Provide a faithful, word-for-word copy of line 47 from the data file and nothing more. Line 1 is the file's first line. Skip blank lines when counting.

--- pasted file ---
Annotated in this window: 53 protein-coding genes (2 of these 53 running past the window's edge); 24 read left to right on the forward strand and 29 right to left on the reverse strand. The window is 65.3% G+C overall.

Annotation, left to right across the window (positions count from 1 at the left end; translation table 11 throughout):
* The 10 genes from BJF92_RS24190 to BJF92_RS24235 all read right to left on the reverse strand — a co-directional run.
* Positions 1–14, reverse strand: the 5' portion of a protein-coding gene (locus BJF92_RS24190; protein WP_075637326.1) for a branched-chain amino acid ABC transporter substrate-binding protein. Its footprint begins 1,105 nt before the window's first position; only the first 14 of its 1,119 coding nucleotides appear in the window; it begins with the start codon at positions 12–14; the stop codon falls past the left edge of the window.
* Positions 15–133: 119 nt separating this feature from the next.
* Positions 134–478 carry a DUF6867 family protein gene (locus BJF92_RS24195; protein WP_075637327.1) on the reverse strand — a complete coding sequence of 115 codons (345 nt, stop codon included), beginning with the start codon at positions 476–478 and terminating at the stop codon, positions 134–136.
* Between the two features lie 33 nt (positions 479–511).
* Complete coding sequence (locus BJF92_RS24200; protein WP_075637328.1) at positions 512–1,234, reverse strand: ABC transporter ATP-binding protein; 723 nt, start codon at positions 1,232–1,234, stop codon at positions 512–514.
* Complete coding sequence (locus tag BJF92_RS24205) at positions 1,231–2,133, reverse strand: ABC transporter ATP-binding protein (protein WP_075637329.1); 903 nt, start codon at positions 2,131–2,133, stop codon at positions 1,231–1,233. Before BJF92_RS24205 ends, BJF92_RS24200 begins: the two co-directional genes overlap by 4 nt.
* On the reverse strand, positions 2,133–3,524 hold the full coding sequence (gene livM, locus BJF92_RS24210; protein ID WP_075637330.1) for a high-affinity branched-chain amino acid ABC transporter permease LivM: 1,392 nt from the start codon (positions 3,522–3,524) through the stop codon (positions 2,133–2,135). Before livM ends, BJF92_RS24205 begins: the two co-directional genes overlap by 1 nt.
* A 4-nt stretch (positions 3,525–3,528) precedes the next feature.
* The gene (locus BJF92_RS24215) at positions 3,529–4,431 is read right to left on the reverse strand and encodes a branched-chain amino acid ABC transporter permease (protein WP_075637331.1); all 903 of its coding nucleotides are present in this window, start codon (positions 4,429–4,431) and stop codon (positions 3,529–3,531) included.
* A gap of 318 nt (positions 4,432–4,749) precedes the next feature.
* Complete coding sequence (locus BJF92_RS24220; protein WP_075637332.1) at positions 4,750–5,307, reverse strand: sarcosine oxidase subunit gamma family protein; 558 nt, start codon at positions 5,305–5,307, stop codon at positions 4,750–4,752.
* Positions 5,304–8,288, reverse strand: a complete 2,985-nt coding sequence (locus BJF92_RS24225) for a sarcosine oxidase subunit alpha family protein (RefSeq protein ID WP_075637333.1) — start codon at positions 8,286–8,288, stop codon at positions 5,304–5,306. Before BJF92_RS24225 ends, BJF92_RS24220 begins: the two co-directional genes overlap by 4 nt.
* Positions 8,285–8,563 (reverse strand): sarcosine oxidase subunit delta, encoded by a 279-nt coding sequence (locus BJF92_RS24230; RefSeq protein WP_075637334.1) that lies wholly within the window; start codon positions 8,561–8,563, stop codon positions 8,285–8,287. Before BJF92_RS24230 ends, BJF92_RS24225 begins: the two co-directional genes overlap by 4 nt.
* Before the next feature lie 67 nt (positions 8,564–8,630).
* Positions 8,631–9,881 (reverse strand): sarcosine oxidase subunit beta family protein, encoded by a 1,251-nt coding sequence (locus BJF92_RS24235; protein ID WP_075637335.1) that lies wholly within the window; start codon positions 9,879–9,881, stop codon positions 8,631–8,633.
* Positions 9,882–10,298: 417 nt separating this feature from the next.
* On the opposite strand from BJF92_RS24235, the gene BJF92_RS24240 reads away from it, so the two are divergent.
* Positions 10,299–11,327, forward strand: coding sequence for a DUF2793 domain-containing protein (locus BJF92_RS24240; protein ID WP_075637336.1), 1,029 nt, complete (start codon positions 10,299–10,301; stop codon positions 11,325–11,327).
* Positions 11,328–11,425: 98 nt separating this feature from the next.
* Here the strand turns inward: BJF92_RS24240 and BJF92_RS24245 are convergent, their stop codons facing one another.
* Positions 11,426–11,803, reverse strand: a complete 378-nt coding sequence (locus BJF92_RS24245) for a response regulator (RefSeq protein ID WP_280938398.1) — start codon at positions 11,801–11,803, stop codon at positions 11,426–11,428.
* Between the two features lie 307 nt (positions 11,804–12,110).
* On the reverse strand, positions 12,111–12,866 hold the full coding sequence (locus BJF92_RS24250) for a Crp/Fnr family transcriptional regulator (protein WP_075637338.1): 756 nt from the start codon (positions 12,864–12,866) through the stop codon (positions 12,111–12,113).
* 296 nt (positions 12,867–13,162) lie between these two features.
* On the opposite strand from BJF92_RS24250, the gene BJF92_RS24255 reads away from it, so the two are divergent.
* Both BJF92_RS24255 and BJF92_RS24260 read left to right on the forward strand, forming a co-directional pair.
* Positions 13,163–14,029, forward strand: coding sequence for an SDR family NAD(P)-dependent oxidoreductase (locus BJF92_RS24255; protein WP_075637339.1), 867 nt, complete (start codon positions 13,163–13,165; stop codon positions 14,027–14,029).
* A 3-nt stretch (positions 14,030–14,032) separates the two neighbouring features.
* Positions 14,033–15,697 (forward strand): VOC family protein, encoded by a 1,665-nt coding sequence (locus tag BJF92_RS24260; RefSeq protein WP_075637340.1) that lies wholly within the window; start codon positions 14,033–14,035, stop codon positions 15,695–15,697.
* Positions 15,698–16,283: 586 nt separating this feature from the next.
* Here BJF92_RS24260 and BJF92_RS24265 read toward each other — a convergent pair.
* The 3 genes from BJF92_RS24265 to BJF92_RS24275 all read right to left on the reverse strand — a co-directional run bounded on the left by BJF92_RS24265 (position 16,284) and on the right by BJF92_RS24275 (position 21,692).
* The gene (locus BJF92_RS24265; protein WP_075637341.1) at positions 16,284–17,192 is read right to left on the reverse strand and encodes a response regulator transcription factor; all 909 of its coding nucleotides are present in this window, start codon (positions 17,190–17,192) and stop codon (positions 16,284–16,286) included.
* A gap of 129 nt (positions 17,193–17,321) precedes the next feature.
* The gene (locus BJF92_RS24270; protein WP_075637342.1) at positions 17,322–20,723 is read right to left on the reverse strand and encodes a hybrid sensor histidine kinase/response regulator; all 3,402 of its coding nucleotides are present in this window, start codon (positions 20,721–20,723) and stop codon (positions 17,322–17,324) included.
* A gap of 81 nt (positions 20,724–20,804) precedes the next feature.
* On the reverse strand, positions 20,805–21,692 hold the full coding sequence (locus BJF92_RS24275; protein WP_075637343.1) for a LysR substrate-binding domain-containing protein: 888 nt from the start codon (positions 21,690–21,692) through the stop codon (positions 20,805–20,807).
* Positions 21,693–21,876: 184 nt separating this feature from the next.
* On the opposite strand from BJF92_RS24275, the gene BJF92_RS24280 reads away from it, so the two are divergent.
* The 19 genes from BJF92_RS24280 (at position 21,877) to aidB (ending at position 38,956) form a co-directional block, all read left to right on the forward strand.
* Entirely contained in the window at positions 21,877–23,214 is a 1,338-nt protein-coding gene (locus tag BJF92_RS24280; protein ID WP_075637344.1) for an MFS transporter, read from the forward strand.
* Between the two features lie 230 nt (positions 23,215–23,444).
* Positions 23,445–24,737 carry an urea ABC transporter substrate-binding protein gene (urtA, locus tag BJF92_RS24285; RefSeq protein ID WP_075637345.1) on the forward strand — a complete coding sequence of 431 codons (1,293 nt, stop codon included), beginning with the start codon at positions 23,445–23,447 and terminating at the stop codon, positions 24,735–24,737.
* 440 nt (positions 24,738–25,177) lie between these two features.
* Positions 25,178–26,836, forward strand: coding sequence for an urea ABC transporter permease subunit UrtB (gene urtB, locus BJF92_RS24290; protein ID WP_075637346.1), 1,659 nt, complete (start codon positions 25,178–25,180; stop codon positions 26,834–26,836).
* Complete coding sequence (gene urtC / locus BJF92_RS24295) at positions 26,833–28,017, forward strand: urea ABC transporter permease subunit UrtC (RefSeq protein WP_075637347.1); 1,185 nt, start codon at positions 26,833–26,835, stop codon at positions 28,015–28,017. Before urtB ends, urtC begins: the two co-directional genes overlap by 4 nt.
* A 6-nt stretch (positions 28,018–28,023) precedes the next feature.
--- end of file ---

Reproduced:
* 440 nt (positions 24,738–25,177) lie between these two features.